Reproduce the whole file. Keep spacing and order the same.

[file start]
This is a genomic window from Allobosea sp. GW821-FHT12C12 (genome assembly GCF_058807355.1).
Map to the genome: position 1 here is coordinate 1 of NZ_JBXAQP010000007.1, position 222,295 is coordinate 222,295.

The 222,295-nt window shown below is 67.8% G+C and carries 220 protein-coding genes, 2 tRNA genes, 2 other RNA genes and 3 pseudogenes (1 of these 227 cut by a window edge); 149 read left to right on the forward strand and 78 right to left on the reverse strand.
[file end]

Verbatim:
This is a genomic window from Allobosea sp. GW821-FHT12C12 (genome assembly GCF_058807355.1).
Map to the genome: position 1 here is coordinate 1 of NZ_JBXAQP010000007.1, position 222,295 is coordinate 222,295.

The 222,295-nt window shown below is 67.8% G+C and carries 220 protein-coding genes, 2 tRNA genes, 2 other RNA genes and 3 pseudogenes (1 of these 227 cut by a window edge); 149 read left to right on the forward strand and 78 right to left on the reverse strand.